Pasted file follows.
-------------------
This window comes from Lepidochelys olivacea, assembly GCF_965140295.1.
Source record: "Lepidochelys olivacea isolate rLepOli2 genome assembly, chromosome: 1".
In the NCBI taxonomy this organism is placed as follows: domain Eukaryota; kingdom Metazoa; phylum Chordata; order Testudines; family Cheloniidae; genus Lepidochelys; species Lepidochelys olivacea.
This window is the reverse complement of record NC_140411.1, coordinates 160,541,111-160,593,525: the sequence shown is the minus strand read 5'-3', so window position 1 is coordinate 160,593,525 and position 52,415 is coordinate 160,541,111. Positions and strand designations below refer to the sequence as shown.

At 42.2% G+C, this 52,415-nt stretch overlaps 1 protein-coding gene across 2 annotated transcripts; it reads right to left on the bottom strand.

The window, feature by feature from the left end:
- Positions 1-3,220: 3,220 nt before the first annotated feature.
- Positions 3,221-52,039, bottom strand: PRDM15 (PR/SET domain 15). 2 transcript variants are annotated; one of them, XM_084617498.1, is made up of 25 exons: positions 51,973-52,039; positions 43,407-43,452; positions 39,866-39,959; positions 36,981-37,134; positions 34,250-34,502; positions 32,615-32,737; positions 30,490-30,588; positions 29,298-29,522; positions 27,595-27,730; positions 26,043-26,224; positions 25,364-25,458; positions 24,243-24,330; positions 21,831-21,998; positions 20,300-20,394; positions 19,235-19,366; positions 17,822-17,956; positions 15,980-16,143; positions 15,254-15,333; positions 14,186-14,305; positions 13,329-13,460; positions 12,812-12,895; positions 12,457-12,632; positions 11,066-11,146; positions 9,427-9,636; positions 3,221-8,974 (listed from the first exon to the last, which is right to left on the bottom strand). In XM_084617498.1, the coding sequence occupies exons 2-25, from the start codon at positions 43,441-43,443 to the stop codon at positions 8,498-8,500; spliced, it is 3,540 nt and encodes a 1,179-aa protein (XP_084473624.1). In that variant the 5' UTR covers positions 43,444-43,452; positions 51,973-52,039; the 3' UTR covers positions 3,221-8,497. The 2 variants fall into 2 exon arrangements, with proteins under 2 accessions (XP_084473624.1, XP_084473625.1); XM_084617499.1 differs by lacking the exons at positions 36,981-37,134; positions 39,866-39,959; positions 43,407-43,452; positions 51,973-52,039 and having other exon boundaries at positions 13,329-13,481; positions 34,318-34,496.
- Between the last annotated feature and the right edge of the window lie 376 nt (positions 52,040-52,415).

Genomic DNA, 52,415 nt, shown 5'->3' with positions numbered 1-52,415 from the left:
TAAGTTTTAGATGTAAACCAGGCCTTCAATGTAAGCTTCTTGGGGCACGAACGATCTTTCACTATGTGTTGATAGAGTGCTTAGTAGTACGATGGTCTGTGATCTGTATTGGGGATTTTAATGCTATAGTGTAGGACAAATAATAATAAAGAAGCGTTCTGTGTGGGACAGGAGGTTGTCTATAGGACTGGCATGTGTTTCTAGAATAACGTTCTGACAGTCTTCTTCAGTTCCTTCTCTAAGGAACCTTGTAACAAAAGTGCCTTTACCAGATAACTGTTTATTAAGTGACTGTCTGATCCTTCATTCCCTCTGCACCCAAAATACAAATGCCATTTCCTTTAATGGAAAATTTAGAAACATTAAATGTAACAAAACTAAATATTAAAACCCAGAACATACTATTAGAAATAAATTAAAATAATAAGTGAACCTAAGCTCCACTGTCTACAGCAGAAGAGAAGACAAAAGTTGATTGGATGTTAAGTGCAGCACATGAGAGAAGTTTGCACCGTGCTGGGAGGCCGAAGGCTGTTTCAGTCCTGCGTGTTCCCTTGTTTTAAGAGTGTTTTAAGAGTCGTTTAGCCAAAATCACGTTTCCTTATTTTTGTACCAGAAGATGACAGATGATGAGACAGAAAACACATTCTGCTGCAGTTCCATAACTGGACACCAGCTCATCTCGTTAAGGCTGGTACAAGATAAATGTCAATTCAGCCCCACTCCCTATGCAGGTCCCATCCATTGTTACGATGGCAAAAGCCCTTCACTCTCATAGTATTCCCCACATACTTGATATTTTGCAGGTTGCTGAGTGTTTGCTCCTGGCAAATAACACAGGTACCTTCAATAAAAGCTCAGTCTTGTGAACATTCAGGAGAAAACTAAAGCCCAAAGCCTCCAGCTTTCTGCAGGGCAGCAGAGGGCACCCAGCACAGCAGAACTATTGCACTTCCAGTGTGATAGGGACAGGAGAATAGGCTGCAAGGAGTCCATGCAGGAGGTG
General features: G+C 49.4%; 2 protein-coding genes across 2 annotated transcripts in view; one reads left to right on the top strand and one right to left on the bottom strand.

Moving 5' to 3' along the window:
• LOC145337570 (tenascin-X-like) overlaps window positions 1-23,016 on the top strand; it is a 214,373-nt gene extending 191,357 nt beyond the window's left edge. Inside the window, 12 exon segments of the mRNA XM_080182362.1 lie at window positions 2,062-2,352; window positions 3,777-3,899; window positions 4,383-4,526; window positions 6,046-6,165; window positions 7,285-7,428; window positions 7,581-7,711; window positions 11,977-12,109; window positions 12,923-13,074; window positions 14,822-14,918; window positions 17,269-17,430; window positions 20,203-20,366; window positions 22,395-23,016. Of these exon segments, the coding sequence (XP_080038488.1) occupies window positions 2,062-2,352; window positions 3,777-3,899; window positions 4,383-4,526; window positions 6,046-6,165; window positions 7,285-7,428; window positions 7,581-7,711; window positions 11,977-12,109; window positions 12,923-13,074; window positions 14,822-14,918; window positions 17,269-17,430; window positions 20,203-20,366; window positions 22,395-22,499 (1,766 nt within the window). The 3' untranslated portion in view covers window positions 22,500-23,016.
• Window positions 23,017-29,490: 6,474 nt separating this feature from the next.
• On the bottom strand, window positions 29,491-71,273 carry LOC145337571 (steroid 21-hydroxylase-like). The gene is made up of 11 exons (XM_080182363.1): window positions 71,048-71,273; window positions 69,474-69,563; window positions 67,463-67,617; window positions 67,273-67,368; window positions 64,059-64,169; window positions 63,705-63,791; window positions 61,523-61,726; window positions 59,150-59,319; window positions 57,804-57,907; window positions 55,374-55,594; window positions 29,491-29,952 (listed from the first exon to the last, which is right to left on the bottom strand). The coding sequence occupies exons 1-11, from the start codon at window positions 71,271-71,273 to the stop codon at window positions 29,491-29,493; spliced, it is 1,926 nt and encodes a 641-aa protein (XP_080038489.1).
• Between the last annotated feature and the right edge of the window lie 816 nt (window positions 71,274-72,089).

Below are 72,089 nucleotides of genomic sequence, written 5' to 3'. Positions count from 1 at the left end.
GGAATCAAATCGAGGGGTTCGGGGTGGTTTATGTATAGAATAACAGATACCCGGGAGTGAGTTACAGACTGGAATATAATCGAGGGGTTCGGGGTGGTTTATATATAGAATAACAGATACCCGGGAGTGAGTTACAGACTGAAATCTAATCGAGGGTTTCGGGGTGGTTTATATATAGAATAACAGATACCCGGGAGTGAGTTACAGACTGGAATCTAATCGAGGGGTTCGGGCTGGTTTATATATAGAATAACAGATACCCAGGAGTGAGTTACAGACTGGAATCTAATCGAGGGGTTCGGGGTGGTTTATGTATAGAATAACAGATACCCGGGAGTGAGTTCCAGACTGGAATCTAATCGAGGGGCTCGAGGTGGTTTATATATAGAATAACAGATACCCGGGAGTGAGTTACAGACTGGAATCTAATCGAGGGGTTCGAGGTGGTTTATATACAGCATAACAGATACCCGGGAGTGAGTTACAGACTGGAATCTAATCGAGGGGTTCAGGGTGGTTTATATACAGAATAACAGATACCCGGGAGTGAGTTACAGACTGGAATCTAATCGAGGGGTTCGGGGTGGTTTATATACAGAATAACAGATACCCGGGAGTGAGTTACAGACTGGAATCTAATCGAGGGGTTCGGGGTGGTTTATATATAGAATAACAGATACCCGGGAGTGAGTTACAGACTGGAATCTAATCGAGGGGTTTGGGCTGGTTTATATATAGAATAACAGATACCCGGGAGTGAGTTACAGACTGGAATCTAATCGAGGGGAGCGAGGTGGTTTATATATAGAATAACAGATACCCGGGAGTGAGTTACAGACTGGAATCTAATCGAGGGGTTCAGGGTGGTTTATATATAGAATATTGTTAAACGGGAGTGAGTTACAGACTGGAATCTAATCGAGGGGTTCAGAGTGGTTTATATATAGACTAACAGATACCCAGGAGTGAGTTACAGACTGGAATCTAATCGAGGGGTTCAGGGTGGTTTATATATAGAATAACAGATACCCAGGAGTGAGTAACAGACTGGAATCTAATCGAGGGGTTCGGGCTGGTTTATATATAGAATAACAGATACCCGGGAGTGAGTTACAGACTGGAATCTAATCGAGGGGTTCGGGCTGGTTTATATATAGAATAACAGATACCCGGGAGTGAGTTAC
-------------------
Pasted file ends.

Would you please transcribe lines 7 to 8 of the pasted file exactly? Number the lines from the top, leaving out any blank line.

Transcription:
- Positions 1-3,220: 3,220 nt before the first annotated feature.
- Positions 3,221-52,039, bottom strand: PRDM15 (PR/SET domain 15). 2 transcript variants are annotated; one of them, XM_084617498.1, is made up of 25 exons: positions 51,973-52,039; positions 43,407-43,452; positions 39,866-39,959; positions 36,981-37,134; positions 34,250-34,502; positions 32,615-32,737; positions 30,490-30,588; positions 29,298-29,522; positions 27,595-27,730; positions 26,043-26,224; positions 25,364-25,458; positions 24,243-24,330; positions 21,831-21,998; positions 20,300-20,394; positions 19,235-19,366; positions 17,822-17,956; positions 15,980-16,143; positions 15,254-15,333; positions 14,186-14,305; positions 13,329-13,460; positions 12,812-12,895; positions 12,457-12,632; positions 11,066-11,146; positions 9,427-9,636; positions 3,221-8,974 (listed from the first exon to the last, which is right to left on the bottom strand). In XM_084617498.1, the coding sequence occupies exons 2-25, from the start codon at positions 43,441-43,443 to the stop codon at positions 8,498-8,500; spliced, it is 3,540 nt and encodes a 1,179-aa protein (XP_084473624.1). In that variant the 5' UTR covers positions 43,444-43,452; positions 51,973-52,039; the 3' UTR covers positions 3,221-8,497. The 2 variants fall into 2 exon arrangements, with proteins under 2 accessions (XP_084473624.1, XP_084473625.1); XM_084617499.1 differs by lacking the exons at positions 36,981-37,134; positions 39,866-39,959; positions 43,407-43,452; positions 51,973-52,039 and having other exon boundaries at positions 13,329-13,481; positions 34,318-34,496.